Sarah Goodyear is a Brooklyn-based contributing writer to CityLab. She's written about cities for a variety of publications, including Grist and Streetsblog.
Cincinnati may move its only early voting station out of downtown, a shift that could make access near-impossible for the city's car-less.
In Cincinnati, a proposal to move the Hamilton County Board of Elections office from downtown to a site several miles outside the central business district has turned into a heated political battle, drawing charges of voter suppression and grandstanding.
The BoE is the county’s sole early voting location. Opponents say moving it from the heart of the city, where the region's bus lines converge, to an area eight and a half miles out (and served by only one bus line) will make early voting harder for the county's car-less, including more than 21 percent of Cincinnati's population.
Those in favor of the move say that 500 free parking spaces at the new location will make it more accessible to "the large majority of citizens who rely on cars to visit us," according to a letter from county’s GOP chairman Alex Triantafilou to party supporters.
Currently, the situation is at a stalemate. The two Democrats on the board voted against the move, and the two Republicans are voting for it. The state’s Secretary of State, Republican John Husted, could break the tie, but he has so far urged the board to work out a compromise without his intervention, although he has also said that keeping the early voting location downtown would be "logical."
Ohio's electoral system drew negative national attention in 2012, when voters stood in line at the polls for hours. Many locations, including Hamilton County, were accused of trying to suppress voters, particularly African Americans and urban dwellers.
For P.G. Sittenfeld, a city council member in Cincinnati, this is about making it easy for voters to get to the polls. "Broadly speaking, I divide the actions of our democracy into those that increase access to the ballot box and those that decrease access," he says. Sittenfeld points out that 24,151 people cast early votes at the downtown location in 2012. "Every single vote matters," he says.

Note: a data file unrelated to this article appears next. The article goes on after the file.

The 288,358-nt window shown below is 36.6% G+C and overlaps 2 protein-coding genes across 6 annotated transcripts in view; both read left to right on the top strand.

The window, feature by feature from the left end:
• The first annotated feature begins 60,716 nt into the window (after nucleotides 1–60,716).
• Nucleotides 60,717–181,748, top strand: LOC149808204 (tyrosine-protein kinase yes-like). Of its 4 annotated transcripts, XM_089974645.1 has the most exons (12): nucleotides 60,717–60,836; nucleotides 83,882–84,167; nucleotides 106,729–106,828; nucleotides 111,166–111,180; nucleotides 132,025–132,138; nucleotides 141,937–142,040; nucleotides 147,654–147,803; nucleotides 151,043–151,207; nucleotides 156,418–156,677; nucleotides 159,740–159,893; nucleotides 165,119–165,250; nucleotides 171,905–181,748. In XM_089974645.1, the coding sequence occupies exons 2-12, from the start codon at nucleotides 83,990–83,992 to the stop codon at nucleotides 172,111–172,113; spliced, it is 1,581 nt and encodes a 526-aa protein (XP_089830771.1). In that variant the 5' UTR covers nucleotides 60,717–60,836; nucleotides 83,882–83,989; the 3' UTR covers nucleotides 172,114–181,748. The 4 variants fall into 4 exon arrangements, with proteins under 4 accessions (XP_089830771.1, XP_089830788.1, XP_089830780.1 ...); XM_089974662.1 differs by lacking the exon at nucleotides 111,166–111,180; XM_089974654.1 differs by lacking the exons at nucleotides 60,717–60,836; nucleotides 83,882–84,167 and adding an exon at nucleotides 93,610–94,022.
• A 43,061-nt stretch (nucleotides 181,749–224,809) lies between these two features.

A move of the early voting location would likely not go unchallenged if it were approved. According to Cincinnati.com, Hamilton County Democratic chairman Tim Burke said in an email to county commissioners this week that "the Cincinnati Branch of the NAACP is in touch with the NAACP's national voting rights attorneys and that the NAACP will likely bring a Voting Rights Act suit if such a move occurs."
In 1999, the Department of Justice prevented the relocation of a polling place in McComb, Mississippi, to a location that would be difficult for residents of a primarily African American neighborhood to reach without access to a private motor vehicle.
The GOP's Triantafilou points out that Hamilton County has the worst record in the state when it comes to early voting. He thinks the new location would provide better access for voters outside the city.
"It's very difficult for a lot of us to accept this notion of voter suppression," Triantafilou says. He says that the proposal for moving the BoE includes keeping a drop box for ballots downtown, and that the new location would have better access for disabled voters (presumably those who can drive).
But Sittenfeld says that the proposed new location would do nothing to solve the issue of low early voter participation in the county. Because the local transit system runs on a hub and spoke system, many bus users would have to travel downtown, wait up to an hour for a connection, and then catch a bus out to the new site.
"This will only exacerbate the issue, not improve it in any way," says Sittenfeld. "If you can’t afford a car, or are not in a position to operate a car, you should still be able to vote." While the parking at the new location would be free, Sittenfeld says, "owning a car isn’t free." And neither is the bus.
The issue will likely be resolved one way or another in the next few weeks. But it again raises the question of to what degree car ownership is necessary to be a fully enfranchised citizen in the United States.